The Idea of Music in Victorian Fiction
The Idea of Music in Victorian Fiction seeks to address fundamental questions about the function, meaning and understanding of music in nineteenth-century culture and society, as mediated through works of fiction. The eleven essays here, written by musicologists and literary scholars, range over a wide selection of works by both canonical writers such as Austen, Benson, Carlyle, Collins, Gaskell, Gissing, Eliot, Hardy, du Maurier and Wilde, and less-well-known figures such as Gertrude Hudson and Sara Shepherd.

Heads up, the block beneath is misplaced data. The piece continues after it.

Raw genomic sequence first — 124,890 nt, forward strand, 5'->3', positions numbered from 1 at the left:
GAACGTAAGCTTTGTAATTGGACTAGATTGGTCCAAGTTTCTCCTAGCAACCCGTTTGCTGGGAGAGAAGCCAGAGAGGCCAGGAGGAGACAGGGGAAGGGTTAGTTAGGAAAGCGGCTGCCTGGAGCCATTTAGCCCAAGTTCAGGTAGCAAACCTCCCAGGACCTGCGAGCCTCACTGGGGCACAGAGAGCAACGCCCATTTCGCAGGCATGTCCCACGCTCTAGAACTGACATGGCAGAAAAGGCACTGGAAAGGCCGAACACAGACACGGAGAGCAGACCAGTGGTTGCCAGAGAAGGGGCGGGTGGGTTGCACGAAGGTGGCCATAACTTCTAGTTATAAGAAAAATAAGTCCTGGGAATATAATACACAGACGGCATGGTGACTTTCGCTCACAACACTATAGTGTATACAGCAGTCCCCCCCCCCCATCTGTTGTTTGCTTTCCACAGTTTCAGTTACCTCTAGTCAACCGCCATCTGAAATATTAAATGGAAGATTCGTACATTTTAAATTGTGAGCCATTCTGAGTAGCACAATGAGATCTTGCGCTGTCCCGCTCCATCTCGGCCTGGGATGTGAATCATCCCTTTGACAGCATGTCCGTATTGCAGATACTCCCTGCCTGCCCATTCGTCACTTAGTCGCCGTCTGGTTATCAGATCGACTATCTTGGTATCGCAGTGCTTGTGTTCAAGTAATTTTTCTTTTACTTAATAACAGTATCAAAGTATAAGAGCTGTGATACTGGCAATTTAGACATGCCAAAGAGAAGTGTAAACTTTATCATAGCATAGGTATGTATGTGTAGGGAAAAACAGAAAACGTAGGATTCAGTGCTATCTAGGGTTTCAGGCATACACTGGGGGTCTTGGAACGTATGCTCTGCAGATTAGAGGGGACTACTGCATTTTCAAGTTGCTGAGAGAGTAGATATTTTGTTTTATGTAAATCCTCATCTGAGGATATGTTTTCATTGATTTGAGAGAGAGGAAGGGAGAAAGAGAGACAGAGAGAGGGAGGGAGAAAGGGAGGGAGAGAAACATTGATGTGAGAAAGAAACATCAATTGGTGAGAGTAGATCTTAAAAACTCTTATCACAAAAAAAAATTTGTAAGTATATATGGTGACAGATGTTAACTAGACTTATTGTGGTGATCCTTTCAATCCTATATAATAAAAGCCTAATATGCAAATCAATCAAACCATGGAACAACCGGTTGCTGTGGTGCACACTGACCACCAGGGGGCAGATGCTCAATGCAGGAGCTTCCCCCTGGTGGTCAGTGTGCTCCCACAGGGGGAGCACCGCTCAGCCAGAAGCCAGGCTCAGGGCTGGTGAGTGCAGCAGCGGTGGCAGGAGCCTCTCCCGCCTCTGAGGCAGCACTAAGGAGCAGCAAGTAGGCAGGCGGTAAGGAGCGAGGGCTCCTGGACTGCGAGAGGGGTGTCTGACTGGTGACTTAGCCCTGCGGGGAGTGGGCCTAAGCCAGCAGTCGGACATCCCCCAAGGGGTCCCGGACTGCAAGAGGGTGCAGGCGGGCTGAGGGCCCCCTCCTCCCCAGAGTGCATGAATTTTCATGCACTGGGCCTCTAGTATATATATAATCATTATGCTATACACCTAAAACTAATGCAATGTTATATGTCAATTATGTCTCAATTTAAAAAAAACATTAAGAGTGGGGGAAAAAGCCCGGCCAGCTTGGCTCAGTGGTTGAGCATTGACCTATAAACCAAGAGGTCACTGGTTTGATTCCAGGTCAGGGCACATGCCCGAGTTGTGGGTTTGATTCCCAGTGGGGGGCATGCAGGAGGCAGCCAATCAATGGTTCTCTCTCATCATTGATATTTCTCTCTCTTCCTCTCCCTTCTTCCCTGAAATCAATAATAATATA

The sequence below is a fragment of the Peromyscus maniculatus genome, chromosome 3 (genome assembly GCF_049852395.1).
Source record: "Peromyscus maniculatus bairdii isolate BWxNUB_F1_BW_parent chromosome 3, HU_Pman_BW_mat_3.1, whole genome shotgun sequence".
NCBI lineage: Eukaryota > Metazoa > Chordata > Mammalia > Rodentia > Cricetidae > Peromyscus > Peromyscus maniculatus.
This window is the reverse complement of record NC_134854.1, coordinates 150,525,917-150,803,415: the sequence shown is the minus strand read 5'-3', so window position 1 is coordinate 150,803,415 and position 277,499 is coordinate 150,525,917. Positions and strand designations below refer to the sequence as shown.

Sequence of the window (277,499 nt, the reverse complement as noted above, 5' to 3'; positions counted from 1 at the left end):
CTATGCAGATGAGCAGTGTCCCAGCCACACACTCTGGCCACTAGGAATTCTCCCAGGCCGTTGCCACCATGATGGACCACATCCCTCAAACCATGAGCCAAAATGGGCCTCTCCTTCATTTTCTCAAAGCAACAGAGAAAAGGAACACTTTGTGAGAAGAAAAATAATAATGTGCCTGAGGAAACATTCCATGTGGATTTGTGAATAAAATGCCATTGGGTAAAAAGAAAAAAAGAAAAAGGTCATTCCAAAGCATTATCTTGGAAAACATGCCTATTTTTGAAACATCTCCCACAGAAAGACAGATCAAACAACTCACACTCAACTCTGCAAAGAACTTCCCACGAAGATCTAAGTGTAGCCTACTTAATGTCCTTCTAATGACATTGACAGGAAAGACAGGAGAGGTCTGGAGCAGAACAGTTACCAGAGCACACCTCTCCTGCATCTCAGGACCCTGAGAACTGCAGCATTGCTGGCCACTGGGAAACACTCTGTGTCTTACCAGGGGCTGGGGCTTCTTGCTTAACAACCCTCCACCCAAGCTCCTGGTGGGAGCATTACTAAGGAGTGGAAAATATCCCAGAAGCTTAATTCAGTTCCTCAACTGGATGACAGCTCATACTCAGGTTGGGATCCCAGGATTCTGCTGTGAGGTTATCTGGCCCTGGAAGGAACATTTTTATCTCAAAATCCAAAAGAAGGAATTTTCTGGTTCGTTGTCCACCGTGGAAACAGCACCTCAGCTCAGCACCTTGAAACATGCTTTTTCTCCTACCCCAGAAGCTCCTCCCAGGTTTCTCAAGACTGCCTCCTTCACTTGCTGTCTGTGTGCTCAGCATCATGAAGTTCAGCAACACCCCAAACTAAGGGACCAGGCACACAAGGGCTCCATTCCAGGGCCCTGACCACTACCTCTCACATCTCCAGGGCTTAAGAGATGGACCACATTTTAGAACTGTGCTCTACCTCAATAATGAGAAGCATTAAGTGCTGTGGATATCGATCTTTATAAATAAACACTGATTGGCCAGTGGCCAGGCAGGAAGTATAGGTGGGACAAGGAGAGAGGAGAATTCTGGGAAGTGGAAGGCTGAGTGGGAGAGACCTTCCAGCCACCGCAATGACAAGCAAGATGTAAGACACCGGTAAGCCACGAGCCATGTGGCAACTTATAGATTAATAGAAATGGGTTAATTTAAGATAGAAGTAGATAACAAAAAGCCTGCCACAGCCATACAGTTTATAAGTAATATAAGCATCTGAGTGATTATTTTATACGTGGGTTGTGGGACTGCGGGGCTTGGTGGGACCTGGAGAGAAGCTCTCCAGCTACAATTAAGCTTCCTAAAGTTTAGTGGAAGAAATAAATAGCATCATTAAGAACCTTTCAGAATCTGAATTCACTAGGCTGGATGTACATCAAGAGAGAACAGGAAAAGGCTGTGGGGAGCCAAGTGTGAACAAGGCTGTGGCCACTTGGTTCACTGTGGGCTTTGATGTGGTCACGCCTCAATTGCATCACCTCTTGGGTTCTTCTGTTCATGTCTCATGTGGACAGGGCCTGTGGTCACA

Each essay explores different strategies for interpreting the idea of music in the Victorian novel. Some focus on the degree to which scenes involving music illuminate what music meant to the writer and contemporary performers and listeners, and signify musical tastes of the time and the reception of particular composers. Other essays in the volume examine aspects of gender, race, sexuality and class that are illuminated by the deployment of music by the novelist.
The result of these wide-ranging approaches to the subject of music and literature is a new network of methodologies for the continuing investigation of the culture and society of nineteenth-century music as reflected in that period's literary output.
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No preview available - 2006